On the home front in pretty much all Western nations (including Turkey) the overwhelming majority of the people strongly disagree with the prospect of aggression against Syria to the point where there’s not even a real national debate over this on main street.    The divide between regular “folks” (as Obama is so fond of saying) and governments is pretty damn big at this point.    I don’t believe they’ve made a convincing case to the public on this one and I don’t think that I’ve talked to a single soul who thought this was a good idea.   If something does end up happening with Syria, it makes a pretty good case to reject the idea that our politicians “work for us”.    It’s particularly disheartening knowing we have a president who was basically elected on the unpopularity of the wars in the Middle East, a secretary of state who protested the Vietnam War on the grounds that it didn’t serve our interests and Vice President who threatened to impeach George Bush over an unconstitutional war.   John McCain is just being, well, John McCain.

As a member of the American public, I personally don’t feel they’ve made a compelling case to convince me of the urgency of the issue.   So there’s this guy in Syria who has chemical weapons and maybe he ordered the use of them against his own people but we’re not sure so we want to go bomb them?   How thoughtful.   If we’re really just wanting to be good Samaritans, why haven’t we gone into North Korea yet?  They have some scary weapons in their arsenal and that guy is truly a dick.  My guess is because North Korea isn’t next to Israel and their economic output revolves around the cabbage harvest and not fossil fuels.   This inconsistency does not go unnoticed in the world and takes away from the moral creditability we once enjoyed as a nation.     In Russian President Vladimir Putin’s September 11, 2003 Op-ed piece in the New York Times he states “Millions around the world increasingly see America not as a model of democracy but as relying solely on brute force, cobbling coalitions together under the slogan “you’re either with us or against us.”, summing up the world’s distaste with our foreign policy.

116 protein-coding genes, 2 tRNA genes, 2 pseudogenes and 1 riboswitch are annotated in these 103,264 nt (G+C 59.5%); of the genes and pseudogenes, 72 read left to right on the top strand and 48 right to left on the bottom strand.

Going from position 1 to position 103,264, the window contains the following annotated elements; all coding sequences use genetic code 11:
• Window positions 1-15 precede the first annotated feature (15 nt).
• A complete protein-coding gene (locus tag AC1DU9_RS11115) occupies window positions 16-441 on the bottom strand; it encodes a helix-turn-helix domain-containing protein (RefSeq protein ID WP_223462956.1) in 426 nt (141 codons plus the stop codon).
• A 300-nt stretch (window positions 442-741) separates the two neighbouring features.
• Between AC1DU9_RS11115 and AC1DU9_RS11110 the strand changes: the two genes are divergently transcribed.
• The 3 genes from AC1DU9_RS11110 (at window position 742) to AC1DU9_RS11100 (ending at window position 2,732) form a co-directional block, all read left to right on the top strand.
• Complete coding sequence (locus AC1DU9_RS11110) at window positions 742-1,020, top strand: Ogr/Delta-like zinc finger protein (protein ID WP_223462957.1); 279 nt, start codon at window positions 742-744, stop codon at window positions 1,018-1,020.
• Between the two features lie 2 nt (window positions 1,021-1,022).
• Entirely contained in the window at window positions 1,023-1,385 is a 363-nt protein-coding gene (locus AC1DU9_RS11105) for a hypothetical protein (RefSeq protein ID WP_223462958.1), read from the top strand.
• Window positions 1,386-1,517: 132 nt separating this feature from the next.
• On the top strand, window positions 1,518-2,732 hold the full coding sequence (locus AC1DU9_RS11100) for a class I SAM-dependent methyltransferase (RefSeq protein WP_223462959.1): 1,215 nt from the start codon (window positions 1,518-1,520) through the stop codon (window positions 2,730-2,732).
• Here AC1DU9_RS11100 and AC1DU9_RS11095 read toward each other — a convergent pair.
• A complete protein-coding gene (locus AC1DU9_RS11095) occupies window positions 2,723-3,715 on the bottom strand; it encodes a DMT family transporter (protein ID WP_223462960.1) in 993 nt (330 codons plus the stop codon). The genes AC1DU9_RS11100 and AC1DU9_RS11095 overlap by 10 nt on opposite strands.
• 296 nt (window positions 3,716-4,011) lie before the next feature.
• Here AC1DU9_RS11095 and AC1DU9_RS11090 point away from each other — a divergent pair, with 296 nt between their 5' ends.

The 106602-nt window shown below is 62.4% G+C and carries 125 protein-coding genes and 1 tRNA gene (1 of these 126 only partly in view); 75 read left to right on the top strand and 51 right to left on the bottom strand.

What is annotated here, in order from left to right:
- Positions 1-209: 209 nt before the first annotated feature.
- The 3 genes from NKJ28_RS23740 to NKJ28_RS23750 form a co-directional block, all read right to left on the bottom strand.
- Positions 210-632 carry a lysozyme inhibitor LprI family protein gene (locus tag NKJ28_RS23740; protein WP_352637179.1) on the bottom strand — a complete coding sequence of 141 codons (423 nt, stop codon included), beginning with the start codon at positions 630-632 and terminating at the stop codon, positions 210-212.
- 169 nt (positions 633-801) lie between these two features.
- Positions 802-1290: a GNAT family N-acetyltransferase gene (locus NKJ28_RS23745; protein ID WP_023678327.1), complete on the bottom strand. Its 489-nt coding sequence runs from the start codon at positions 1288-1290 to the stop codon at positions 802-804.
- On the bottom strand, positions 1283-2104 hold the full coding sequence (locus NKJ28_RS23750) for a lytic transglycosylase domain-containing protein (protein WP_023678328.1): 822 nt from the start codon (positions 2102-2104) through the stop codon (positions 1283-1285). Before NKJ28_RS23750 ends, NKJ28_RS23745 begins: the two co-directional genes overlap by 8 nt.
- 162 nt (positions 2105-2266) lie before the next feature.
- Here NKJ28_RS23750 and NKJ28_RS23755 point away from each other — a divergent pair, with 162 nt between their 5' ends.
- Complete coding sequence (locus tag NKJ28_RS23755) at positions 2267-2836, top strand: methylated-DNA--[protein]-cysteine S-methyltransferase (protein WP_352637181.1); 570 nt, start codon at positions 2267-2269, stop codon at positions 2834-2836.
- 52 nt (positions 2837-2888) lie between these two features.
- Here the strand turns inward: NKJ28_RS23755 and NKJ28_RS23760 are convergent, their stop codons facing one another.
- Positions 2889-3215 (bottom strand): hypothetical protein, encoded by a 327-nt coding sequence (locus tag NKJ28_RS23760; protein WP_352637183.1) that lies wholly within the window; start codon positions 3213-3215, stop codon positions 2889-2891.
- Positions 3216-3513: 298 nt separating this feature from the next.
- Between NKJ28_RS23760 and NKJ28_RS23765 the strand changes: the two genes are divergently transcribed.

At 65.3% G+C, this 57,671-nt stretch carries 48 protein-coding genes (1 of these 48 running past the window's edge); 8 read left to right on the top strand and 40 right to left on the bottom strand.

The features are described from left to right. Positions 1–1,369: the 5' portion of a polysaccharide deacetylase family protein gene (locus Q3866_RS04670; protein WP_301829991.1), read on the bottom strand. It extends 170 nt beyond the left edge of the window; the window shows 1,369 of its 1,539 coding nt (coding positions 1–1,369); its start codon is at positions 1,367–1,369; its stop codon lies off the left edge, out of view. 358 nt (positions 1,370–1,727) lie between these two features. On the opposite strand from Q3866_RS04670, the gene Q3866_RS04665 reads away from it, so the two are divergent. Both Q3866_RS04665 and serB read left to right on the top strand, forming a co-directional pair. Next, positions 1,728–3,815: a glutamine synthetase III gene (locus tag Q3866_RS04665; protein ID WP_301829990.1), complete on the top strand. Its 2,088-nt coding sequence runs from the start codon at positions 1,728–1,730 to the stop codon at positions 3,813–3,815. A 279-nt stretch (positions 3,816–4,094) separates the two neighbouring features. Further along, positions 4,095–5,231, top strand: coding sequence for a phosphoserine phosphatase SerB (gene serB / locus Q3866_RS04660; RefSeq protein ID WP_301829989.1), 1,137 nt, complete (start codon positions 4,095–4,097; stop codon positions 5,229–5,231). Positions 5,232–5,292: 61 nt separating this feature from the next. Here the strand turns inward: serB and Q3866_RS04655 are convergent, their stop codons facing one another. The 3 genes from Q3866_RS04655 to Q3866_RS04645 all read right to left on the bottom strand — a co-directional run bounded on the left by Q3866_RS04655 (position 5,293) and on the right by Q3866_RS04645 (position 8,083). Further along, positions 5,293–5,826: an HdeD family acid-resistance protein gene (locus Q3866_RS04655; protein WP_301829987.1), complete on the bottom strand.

I believe another issue on the American public’s mind is the idea that we can’t afford another war.    We’re currently a little shy of $17 trillion in debt and the wars in Iraq and Afghanistan have already cost a couple trillion dollars and still counting – we’ll be paying veterans benefits for quite some time if everything goes to plan.    It should also be noted that we didn’t pay cash for the wars in Iraq and Afghanistan and we would probably put this one on the credit card as well, thus raking up higher interest payments on the debt.   The average American can look around and see government services being slashed, a declining economy and our cities and infrastructure crumbling down around them and rightfully be outraged over some of our politicians wishing to go on another seemingly pointless military adventure on the other side of the world.   What’s really interesting to me is that I believe this is the first time that I know of in modern American history where “we can’t afford it” actually gives the government some pause when it comes to military action showing that we do actually have limits on how far we can go with our current paradigm in the world.